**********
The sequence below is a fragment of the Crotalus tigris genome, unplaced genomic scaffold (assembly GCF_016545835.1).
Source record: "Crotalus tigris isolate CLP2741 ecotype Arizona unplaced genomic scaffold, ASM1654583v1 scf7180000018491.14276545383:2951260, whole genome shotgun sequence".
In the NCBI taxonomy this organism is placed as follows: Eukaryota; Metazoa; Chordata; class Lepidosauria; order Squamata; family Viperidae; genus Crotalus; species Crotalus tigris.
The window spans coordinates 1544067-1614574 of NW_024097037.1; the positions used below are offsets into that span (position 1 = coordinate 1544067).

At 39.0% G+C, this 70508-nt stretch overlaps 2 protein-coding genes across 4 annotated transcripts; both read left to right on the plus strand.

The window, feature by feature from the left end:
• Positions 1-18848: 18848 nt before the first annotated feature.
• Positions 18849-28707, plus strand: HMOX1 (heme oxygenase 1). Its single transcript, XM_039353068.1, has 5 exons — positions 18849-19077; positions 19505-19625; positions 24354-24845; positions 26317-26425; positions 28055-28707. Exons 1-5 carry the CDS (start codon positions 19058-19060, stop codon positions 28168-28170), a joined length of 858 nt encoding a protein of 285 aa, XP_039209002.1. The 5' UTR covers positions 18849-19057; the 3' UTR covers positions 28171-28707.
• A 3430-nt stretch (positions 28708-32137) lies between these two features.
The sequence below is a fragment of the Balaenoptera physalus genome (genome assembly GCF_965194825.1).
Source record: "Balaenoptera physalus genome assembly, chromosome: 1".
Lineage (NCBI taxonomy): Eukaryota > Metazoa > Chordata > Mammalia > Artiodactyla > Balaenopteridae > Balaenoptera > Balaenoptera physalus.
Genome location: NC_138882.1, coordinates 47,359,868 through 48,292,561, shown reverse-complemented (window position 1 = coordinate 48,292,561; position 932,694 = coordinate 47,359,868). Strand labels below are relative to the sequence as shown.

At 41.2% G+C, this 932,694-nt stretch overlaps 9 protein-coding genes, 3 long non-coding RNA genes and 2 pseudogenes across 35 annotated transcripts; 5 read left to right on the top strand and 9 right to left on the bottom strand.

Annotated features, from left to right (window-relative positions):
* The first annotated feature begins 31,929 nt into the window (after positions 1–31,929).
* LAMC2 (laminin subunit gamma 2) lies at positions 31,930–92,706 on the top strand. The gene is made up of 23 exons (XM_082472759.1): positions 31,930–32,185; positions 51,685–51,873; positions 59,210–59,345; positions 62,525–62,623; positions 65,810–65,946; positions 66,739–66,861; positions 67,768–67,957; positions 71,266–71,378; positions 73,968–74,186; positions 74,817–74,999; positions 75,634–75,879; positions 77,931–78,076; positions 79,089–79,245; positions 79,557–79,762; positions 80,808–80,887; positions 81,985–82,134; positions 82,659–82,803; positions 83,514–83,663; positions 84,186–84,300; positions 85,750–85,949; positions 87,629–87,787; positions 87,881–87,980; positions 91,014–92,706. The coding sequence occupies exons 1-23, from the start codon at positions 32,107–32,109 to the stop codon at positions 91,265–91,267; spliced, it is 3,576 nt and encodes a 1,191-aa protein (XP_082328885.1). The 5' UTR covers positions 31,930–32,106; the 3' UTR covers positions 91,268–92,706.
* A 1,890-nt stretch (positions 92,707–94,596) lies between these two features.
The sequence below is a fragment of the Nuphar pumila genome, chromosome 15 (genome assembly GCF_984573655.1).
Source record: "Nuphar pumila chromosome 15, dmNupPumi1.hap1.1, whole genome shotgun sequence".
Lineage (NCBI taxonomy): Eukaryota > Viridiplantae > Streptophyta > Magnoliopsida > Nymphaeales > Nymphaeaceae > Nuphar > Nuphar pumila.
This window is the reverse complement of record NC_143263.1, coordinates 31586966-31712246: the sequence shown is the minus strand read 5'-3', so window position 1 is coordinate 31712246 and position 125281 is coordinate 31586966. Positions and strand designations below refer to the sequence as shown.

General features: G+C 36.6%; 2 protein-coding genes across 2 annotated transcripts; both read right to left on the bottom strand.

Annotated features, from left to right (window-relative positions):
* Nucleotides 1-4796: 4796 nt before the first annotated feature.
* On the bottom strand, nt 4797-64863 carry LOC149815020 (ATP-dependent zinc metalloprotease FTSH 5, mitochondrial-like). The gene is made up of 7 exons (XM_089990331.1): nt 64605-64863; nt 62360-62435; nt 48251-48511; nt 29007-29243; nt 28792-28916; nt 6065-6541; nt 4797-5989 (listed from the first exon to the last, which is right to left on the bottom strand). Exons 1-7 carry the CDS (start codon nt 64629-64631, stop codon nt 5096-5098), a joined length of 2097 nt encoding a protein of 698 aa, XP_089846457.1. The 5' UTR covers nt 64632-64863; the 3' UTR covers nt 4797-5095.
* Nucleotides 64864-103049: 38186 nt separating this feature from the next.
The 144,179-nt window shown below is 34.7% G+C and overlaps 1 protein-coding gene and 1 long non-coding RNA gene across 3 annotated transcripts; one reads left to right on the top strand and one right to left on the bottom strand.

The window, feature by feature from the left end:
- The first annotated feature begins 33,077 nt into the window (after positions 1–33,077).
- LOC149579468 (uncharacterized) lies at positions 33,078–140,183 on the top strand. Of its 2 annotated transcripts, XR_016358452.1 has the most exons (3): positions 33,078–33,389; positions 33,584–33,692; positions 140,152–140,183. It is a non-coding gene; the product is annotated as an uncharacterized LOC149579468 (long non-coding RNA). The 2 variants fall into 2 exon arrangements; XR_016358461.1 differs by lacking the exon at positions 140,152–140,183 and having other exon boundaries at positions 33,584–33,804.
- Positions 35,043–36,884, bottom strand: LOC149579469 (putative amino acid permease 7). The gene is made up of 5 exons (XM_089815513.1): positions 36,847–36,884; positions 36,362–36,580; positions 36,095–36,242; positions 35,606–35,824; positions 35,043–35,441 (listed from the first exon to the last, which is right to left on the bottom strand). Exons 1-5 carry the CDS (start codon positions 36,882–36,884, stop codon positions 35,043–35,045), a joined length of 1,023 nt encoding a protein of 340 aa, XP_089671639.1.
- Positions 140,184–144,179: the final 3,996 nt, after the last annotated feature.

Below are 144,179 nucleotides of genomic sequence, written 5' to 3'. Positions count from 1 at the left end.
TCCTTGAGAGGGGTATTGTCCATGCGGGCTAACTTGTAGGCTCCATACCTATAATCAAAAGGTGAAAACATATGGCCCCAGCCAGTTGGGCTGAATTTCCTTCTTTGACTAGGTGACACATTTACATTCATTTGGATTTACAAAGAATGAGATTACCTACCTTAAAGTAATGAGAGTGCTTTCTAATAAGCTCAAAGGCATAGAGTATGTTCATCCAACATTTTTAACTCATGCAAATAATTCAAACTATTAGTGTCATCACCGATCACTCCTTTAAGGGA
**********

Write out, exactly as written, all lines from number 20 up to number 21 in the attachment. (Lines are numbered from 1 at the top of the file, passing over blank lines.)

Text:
Source record: "Nuphar pumila chromosome 15, dmNupPumi1.hap1.1, whole genome shotgun sequence".
Lineage (NCBI taxonomy): Eukaryota > Viridiplantae > Streptophyta > Magnoliopsida > Nymphaeales > Nymphaeaceae > Nuphar > Nuphar pumila.